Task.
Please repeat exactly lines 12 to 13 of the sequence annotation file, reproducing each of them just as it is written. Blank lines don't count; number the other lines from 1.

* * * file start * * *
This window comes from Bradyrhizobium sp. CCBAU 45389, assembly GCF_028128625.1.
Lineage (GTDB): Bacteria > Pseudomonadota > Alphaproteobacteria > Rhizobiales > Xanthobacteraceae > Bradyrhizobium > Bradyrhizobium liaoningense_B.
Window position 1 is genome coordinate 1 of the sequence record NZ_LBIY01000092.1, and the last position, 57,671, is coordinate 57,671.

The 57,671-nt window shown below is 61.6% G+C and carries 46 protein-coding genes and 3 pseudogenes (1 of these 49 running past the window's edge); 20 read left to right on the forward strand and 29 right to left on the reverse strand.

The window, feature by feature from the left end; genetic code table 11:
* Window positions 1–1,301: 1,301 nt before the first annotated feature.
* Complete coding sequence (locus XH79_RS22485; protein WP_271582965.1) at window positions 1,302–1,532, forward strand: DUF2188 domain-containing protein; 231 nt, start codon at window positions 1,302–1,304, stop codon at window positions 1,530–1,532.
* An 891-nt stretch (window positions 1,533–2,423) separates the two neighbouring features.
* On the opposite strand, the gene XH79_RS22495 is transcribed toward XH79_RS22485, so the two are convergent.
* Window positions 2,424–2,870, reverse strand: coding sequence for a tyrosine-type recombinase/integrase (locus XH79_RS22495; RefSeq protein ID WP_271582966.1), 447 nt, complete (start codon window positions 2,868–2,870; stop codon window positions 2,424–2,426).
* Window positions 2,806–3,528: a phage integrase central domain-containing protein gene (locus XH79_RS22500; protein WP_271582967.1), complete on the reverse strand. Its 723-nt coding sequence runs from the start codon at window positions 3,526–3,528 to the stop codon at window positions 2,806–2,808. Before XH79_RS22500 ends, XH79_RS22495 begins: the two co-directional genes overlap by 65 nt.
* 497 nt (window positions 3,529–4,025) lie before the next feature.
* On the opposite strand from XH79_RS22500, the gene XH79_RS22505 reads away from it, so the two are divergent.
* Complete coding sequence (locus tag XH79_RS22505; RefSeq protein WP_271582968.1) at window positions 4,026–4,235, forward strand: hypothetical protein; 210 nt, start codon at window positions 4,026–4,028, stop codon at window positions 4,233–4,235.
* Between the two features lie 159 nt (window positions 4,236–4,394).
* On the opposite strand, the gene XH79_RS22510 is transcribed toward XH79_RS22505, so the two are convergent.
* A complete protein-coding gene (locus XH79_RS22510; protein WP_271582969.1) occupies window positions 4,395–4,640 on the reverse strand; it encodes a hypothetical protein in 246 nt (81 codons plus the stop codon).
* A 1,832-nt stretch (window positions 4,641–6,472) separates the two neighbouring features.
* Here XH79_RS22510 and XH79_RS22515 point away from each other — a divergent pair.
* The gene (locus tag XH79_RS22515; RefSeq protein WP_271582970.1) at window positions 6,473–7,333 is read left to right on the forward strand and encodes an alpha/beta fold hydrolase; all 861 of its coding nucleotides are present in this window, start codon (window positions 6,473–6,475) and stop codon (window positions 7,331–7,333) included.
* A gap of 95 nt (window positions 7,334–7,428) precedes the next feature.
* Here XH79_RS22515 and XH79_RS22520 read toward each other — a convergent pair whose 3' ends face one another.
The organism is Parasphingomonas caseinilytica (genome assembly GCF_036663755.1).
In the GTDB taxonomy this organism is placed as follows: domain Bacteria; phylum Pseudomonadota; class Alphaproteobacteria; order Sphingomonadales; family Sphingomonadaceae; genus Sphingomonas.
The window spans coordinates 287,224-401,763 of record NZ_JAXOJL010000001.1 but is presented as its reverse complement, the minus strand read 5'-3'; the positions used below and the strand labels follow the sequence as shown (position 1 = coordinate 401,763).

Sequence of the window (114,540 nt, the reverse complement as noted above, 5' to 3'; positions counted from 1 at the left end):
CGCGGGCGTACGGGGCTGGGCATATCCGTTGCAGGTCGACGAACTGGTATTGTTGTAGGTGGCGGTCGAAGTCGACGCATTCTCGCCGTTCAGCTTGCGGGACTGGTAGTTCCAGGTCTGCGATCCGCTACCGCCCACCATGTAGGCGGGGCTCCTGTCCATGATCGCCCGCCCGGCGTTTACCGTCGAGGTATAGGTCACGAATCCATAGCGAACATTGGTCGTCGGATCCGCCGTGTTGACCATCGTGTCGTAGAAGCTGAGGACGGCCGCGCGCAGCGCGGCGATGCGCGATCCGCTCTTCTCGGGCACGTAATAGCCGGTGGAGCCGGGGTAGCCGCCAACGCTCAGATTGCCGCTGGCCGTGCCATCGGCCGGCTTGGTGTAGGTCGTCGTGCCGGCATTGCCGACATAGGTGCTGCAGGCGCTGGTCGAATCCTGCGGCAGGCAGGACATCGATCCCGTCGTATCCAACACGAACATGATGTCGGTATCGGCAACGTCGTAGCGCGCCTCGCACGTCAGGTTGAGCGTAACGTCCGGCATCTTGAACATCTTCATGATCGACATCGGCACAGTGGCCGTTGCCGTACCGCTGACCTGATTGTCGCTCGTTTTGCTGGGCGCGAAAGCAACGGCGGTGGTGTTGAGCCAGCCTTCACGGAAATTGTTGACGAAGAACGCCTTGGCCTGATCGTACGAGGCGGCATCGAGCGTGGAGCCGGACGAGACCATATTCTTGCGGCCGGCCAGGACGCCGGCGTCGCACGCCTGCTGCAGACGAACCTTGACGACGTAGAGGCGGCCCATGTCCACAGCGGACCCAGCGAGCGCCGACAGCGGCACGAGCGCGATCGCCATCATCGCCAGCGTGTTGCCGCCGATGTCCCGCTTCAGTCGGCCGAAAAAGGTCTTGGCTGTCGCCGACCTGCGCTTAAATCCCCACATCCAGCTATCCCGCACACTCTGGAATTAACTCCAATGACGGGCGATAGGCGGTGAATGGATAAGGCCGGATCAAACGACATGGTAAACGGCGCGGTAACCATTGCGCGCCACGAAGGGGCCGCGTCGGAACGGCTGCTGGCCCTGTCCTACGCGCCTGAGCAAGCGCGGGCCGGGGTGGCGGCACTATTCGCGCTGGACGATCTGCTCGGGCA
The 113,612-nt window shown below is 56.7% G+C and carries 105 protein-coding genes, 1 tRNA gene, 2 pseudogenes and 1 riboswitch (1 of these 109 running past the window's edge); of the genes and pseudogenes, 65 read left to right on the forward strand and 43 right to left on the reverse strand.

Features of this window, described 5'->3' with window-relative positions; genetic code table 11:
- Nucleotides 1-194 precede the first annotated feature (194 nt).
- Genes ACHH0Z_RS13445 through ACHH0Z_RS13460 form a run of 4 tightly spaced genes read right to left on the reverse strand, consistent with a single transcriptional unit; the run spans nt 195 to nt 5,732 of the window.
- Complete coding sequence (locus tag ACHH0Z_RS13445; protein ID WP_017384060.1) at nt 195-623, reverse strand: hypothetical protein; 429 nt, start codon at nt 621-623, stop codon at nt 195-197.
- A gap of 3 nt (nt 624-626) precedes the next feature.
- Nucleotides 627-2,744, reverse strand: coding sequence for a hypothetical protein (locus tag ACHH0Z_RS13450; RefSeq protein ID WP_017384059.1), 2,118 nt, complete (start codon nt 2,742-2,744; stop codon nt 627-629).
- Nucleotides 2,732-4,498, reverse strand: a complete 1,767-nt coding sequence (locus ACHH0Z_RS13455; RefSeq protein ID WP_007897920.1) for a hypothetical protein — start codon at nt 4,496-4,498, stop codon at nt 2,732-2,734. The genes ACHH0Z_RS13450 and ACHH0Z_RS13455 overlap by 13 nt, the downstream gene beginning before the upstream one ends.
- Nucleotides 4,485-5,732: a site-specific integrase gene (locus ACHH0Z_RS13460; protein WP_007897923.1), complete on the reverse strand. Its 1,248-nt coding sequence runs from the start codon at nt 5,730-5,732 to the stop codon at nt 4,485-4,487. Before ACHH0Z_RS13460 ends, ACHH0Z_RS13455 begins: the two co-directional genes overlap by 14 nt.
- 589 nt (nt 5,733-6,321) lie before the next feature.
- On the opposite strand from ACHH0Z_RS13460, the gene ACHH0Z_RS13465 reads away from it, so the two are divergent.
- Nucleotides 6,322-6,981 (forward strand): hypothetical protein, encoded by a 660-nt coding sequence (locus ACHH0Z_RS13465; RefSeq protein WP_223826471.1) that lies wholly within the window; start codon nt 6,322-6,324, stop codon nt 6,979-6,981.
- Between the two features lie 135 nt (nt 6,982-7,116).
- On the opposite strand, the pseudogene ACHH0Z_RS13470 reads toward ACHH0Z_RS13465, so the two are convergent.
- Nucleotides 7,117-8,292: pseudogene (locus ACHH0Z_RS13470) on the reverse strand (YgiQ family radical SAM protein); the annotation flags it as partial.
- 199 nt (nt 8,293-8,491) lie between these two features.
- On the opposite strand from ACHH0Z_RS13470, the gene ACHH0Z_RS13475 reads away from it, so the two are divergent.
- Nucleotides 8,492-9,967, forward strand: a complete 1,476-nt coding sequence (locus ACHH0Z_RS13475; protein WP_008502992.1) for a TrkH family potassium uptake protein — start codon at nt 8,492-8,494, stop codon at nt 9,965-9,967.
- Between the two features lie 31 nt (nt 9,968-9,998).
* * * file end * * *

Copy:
* 497 nt (window positions 3,529–4,025) lie before the next feature.
* On the opposite strand from XH79_RS22500, the gene XH79_RS22505 reads away from it, so the two are divergent.